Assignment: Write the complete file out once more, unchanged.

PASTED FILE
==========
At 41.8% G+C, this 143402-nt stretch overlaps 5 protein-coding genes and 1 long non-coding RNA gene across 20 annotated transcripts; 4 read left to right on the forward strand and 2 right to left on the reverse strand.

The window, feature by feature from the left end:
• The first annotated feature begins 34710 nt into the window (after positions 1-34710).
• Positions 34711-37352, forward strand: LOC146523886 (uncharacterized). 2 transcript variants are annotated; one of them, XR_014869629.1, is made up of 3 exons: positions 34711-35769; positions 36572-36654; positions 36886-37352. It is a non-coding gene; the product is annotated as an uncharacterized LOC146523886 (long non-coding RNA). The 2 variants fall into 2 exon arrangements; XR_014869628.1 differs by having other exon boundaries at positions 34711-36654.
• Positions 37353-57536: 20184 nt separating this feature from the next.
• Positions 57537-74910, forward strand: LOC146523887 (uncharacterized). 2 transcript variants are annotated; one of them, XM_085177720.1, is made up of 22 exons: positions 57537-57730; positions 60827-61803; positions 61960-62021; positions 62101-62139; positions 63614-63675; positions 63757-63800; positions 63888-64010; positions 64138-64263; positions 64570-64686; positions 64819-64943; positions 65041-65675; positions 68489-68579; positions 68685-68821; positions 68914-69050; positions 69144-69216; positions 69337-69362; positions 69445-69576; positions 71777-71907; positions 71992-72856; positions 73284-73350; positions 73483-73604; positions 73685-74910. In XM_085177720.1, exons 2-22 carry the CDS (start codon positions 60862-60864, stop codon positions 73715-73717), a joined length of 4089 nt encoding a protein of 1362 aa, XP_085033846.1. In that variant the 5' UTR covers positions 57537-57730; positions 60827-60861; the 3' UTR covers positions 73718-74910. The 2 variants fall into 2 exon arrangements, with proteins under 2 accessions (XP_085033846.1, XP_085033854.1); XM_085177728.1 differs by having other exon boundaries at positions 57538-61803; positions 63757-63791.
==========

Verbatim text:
At 41.8% G+C, this 143402-nt stretch overlaps 5 protein-coding genes and 1 long non-coding RNA gene across 20 annotated transcripts; 4 read left to right on the forward strand and 2 right to left on the reverse strand.

The window, feature by feature from the left end:
• The first annotated feature begins 34710 nt into the window (after positions 1-34710).
• Positions 34711-37352, forward strand: LOC146523886 (uncharacterized). 2 transcript variants are annotated; one of them, XR_014869629.1, is made up of 3 exons: positions 34711-35769; positions 36572-36654; positions 36886-37352. It is a non-coding gene; the product is annotated as an uncharacterized LOC146523886 (long non-coding RNA). The 2 variants fall into 2 exon arrangements; XR_014869628.1 differs by having other exon boundaries at positions 34711-36654.
• Positions 37353-57536: 20184 nt separating this feature from the next.
• Positions 57537-74910, forward strand: LOC146523887 (uncharacterized). 2 transcript variants are annotated; one of them, XM_085177720.1, is made up of 22 exons: positions 57537-57730; positions 60827-61803; positions 61960-62021; positions 62101-62139; positions 63614-63675; positions 63757-63800; positions 63888-64010; positions 64138-64263; positions 64570-64686; positions 64819-64943; positions 65041-65675; positions 68489-68579; positions 68685-68821; positions 68914-69050; positions 69144-69216; positions 69337-69362; positions 69445-69576; positions 71777-71907; positions 71992-72856; positions 73284-73350; positions 73483-73604; positions 73685-74910. In XM_085177720.1, exons 2-22 carry the CDS (start codon positions 60862-60864, stop codon positions 73715-73717), a joined length of 4089 nt encoding a protein of 1362 aa, XP_085033846.1. In that variant the 5' UTR covers positions 57537-57730; positions 60827-60861; the 3' UTR covers positions 73718-74910. The 2 variants fall into 2 exon arrangements, with proteins under 2 accessions (XP_085033846.1, XP_085033854.1); XM_085177728.1 differs by having other exon boundaries at positions 57538-61803; positions 63757-63791.